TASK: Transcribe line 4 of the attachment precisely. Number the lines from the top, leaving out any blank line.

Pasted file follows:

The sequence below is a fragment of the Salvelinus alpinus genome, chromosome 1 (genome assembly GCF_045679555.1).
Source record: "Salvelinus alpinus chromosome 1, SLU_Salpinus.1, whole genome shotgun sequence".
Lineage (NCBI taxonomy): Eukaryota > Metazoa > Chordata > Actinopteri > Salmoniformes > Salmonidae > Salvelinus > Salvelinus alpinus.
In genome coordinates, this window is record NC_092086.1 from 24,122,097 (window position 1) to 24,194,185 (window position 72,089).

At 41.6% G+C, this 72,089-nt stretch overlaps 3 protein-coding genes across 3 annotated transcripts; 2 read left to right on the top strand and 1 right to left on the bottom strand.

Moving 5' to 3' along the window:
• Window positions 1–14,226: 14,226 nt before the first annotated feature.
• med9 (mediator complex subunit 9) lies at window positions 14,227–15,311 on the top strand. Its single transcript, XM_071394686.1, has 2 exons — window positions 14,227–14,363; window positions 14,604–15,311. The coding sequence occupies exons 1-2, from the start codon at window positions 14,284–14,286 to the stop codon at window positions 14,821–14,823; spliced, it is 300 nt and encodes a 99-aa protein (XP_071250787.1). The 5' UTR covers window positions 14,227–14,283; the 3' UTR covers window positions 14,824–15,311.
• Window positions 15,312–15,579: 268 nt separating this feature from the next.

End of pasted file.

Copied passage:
In genome coordinates, this window is record NC_092086.1 from 24,122,097 (window position 1) to 24,194,185 (window position 72,089).